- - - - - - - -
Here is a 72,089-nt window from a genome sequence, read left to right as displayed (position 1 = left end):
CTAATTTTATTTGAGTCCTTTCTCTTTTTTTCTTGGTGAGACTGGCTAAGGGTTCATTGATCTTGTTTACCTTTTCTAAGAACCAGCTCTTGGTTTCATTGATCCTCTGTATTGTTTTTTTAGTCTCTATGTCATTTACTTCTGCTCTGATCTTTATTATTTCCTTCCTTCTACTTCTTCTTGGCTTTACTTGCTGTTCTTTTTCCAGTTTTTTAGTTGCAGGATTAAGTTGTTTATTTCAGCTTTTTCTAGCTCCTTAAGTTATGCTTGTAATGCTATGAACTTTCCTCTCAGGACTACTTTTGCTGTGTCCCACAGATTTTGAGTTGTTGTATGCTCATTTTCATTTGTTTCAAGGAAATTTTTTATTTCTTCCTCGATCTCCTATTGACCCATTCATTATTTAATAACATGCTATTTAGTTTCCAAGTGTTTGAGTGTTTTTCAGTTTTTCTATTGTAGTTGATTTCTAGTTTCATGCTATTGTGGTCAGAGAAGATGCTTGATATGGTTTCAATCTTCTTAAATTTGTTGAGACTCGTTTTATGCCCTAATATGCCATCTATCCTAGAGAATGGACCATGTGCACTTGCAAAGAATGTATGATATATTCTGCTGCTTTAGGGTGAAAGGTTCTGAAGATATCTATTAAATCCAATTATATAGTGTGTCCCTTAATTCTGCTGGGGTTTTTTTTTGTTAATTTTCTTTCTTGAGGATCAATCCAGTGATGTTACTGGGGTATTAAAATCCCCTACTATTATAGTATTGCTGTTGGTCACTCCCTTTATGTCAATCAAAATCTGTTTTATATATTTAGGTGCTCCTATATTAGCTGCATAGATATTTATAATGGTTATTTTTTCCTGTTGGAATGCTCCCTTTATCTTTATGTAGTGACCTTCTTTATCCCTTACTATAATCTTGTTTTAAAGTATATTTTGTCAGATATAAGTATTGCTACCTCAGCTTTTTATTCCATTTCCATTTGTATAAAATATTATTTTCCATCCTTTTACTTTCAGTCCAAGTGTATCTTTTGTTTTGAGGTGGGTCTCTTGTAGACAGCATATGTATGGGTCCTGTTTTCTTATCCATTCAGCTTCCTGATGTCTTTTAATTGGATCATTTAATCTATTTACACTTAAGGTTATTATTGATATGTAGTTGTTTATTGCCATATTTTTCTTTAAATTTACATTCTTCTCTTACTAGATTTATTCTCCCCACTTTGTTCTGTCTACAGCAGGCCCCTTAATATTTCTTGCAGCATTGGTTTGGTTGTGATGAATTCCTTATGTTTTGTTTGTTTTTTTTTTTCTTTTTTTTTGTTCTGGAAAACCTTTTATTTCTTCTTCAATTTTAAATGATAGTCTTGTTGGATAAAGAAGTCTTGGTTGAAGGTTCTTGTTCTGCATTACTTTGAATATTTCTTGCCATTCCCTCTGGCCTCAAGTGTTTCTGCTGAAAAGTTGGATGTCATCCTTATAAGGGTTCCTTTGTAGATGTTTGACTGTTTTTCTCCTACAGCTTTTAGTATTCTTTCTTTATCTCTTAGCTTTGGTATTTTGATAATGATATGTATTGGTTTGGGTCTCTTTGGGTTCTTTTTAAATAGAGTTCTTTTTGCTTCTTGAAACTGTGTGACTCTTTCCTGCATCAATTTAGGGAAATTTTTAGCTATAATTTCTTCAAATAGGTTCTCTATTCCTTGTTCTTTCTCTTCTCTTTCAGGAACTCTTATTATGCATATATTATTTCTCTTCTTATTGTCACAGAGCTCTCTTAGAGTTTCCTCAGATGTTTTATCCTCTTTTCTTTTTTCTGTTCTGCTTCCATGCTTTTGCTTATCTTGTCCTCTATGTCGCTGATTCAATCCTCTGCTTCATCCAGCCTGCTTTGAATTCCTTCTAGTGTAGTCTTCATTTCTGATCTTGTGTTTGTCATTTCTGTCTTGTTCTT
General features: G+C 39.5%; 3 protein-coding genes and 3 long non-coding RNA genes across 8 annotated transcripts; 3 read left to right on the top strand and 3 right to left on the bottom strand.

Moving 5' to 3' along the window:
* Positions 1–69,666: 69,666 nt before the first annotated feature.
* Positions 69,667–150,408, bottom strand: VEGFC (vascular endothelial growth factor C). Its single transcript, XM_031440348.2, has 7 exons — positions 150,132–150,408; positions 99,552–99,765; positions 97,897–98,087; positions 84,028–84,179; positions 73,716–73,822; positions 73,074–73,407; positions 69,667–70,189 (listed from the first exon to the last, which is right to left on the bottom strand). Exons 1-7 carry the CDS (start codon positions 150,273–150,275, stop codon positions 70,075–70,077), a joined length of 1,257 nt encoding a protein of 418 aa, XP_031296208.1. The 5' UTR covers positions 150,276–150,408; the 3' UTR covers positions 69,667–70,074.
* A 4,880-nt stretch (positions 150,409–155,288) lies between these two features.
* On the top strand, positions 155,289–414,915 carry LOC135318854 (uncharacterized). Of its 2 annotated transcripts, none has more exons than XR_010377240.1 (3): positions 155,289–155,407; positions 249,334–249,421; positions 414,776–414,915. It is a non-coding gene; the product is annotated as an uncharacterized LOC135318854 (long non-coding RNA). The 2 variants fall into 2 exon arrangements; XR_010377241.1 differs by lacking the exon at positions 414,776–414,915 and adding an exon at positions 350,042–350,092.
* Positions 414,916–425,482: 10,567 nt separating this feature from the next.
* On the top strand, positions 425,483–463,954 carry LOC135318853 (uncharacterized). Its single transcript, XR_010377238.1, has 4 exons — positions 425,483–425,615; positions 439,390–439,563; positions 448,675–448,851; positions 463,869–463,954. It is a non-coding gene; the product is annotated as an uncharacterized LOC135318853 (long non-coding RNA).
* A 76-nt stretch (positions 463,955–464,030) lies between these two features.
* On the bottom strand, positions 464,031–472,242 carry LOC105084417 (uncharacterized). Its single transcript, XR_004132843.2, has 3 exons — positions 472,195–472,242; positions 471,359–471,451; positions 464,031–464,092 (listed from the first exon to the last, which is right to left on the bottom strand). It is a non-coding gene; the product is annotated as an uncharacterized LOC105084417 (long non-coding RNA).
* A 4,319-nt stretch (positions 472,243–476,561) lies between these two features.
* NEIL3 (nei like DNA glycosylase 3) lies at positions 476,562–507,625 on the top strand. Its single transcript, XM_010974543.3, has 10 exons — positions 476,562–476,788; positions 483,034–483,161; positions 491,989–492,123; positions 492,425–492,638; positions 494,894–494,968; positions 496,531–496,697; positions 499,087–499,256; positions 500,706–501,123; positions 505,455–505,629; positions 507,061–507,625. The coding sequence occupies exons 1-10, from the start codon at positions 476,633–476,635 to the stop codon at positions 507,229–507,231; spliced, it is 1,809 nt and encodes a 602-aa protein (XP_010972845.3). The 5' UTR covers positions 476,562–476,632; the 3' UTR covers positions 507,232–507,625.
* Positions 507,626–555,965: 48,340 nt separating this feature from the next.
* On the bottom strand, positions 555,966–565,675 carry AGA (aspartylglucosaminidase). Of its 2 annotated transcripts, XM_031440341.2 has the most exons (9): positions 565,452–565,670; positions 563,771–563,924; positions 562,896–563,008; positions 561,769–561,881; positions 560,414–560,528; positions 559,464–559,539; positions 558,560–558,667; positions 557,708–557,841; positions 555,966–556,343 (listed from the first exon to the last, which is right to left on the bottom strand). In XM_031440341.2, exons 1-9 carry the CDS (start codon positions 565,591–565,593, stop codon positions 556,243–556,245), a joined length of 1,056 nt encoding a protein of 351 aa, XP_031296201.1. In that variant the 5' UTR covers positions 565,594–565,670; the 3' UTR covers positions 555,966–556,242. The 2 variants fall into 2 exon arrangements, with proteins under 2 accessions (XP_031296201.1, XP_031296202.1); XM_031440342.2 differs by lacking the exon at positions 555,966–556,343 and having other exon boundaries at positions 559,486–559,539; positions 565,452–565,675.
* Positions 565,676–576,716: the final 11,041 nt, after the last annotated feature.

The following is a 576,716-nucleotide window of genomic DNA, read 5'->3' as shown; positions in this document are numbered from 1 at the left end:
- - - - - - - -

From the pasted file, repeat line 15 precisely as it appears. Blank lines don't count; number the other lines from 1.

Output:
* Positions 507,626–555,965: 48,340 nt separating this feature from the next.